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I recall, here near Albany, the local meteorologist saying that July tied 1858 for the 10th rainiest July on record. And our area got less rain than many of the surrounding areas.

It certainly has been cloudier and cooler than most summers. Personally, I like it, but it's been hell on the tomatoes.

And, of course, May was very chilly; too chilly to get plants in when you would normally plant them in the middle of May. Brrr, nights in the 40s, with a couple of frost warnings for outlying areas. But, despite the chilliness, the last couple of weeks in May were a lot less humid than normal and there were many days of bright sunshine. It was just too cold to plant most annuals.

I believe it was all the sunshine and reduced humidity that caused the roses to bloom 2 or 3 weeks earlier than normal. It certainly wasn't heat that caused it. :-)

I thought about black plastic, but you talk yourself out if it, saying, "Well, next week it will warm up, so it's silly to put the plastic down this late in the game."

Learned that lesson. Weather is unpredictable. :-)

    Bookmark   August 9, 2008 at 9:24AM
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vickima(z5 MA)

unclemikect, I used plastic mulch for my tomatoes and still this year I've seen early blight much sooner and more widespread than before, and for the first time I think I've got septoria leaf spot. Of course, I don't know what the plants would look like if I weren't using plastic mulch, and I'm only growing six, but my feeling is that the plastic can't compensate for as much rain and clouds as we've had this summer. Just so you and lionheart don't kick yourselves for stuff you think you should have done . . . :)

    Bookmark   August 9, 2008 at 1:17PM
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Thanks for that, Vicki. Later on, in mid June, I did put black plastic (contractor grade) in an additional tomato bed, created as a home for all those extra plants. Then I just cut holes in the plastic to put the plants in.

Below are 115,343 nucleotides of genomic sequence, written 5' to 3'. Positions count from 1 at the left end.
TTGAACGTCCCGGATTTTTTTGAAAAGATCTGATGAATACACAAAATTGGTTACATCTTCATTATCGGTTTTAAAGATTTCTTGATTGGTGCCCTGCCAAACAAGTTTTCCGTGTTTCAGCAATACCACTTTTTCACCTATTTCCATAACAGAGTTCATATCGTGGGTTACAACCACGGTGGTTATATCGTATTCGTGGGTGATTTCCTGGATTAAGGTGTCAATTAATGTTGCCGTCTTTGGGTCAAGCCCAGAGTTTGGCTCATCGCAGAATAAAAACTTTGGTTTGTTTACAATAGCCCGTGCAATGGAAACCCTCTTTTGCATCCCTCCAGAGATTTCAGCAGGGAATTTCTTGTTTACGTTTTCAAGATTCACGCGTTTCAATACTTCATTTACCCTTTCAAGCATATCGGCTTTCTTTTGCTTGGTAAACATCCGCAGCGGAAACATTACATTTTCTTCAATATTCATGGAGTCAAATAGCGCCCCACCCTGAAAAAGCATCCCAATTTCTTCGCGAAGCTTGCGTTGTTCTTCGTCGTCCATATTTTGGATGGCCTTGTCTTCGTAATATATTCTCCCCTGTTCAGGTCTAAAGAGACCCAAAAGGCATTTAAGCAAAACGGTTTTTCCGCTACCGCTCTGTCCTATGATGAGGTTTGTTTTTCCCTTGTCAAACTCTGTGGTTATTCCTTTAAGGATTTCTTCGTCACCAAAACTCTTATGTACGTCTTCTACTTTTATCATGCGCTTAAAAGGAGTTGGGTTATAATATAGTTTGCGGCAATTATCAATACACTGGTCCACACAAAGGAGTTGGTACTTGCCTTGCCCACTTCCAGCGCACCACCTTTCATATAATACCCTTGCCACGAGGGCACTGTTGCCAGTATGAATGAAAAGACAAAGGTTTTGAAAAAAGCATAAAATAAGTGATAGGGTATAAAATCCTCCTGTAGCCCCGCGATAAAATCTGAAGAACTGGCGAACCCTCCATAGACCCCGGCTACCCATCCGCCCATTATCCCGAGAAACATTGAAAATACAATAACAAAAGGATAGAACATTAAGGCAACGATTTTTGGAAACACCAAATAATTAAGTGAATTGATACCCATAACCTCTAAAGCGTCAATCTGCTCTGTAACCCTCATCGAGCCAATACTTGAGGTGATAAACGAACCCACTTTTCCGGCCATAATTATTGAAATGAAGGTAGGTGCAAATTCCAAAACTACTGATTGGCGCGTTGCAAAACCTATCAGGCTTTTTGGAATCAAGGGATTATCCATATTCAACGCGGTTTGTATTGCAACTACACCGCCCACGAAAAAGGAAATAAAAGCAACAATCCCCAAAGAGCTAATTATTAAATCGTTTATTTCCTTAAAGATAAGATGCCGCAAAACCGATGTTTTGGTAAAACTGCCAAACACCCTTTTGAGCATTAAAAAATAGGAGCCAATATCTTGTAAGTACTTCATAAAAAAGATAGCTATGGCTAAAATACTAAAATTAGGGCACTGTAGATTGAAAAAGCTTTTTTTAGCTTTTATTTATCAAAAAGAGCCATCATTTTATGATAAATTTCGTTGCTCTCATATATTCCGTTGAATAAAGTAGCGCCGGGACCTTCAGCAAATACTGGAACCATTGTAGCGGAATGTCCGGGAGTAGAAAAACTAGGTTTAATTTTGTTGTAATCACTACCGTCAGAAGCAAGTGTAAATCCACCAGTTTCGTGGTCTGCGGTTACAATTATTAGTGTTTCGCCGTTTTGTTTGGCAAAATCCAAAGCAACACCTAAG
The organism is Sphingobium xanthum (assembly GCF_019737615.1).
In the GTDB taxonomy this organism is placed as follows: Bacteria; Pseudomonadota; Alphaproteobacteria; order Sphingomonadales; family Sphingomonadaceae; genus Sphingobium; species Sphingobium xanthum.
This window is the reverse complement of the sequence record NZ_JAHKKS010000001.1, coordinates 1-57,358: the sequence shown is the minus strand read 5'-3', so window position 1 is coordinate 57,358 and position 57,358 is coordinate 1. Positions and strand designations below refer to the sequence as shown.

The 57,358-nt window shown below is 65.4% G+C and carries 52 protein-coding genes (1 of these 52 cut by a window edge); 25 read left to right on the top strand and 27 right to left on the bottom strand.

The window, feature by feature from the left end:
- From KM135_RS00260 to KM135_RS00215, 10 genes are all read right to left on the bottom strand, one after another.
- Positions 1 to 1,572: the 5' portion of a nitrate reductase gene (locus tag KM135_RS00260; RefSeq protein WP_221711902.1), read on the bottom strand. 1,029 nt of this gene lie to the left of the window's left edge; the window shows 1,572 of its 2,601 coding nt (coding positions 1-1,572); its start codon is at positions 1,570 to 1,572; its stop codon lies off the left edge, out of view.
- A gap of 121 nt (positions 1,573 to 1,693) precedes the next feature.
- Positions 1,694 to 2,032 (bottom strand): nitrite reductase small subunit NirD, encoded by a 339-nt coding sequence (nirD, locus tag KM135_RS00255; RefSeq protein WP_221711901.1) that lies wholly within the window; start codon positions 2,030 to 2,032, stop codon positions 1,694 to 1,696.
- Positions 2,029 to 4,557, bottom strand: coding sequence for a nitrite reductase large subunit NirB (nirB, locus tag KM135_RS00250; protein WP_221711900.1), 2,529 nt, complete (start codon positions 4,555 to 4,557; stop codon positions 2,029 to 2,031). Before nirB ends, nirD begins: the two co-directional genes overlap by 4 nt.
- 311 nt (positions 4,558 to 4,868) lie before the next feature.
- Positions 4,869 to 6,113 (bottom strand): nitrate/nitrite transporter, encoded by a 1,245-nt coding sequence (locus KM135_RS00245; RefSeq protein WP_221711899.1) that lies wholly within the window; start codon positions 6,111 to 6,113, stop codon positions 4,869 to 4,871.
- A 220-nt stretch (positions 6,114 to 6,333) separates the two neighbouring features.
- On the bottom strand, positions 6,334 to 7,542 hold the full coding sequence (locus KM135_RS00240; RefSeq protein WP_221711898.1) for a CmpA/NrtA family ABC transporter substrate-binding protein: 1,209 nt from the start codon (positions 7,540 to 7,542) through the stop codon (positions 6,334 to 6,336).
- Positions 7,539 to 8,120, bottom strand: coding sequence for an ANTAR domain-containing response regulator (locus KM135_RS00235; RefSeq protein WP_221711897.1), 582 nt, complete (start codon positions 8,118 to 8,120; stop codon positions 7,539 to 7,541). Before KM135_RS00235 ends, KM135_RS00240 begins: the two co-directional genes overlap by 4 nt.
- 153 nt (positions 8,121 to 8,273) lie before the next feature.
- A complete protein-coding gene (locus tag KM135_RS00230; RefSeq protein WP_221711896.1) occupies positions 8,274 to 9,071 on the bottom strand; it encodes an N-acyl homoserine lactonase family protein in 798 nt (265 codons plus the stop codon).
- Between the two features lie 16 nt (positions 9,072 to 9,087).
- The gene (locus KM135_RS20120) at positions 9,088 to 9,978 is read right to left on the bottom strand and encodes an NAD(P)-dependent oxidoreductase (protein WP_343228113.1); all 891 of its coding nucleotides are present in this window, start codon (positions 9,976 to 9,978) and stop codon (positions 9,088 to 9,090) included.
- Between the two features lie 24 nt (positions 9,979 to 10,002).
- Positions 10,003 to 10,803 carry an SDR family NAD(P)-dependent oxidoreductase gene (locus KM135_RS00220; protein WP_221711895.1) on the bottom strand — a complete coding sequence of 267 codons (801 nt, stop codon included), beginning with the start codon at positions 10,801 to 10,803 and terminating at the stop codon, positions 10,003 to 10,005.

It does seem to have kept the ground from becoming soggy around the tomato plants. Yeah, the leaves do look a bit spotty in places. Looks like a fungus, something I'm used to from growing roses in a humid climate. :-)

It doesn't seem to have set back the quality of the tomatoes, as whole plants haven't been consumed by the fungus. And the new growth looks very healthy. Finally got a couple of ripe tomatoes the other day, and they were flavorful and juicy and were a big hit with taste testing at work.

Like with the roses, I'll tolerate the fungus on some of the leaves and clean them up as we go along. But it is not a phenomenon I've seen on tomato plants in previous years.

    Bookmark   August 9, 2008 at 10:53PM
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I somewhat created a triangular greenhouse over my small raised beds with 2 pieces of 1inx2inx6foot wood (lowes 4 bucks and they cut one in half to make 2 3 foot poles!) then I attached the six foot piece of wood to the top with a screw and threw plastic drop cloth ( 2$) over the top and secured with a staple gun. Easy fix and my veggies are growing in spite of the ten days of rain. Take it down for a couple days of sunshine when u can and add water when necessary. Works like a charm. Good luck!! If u want a pick email me. Pretty simple stuff!

    Bookmark   May 17, 2011 at 12:18PM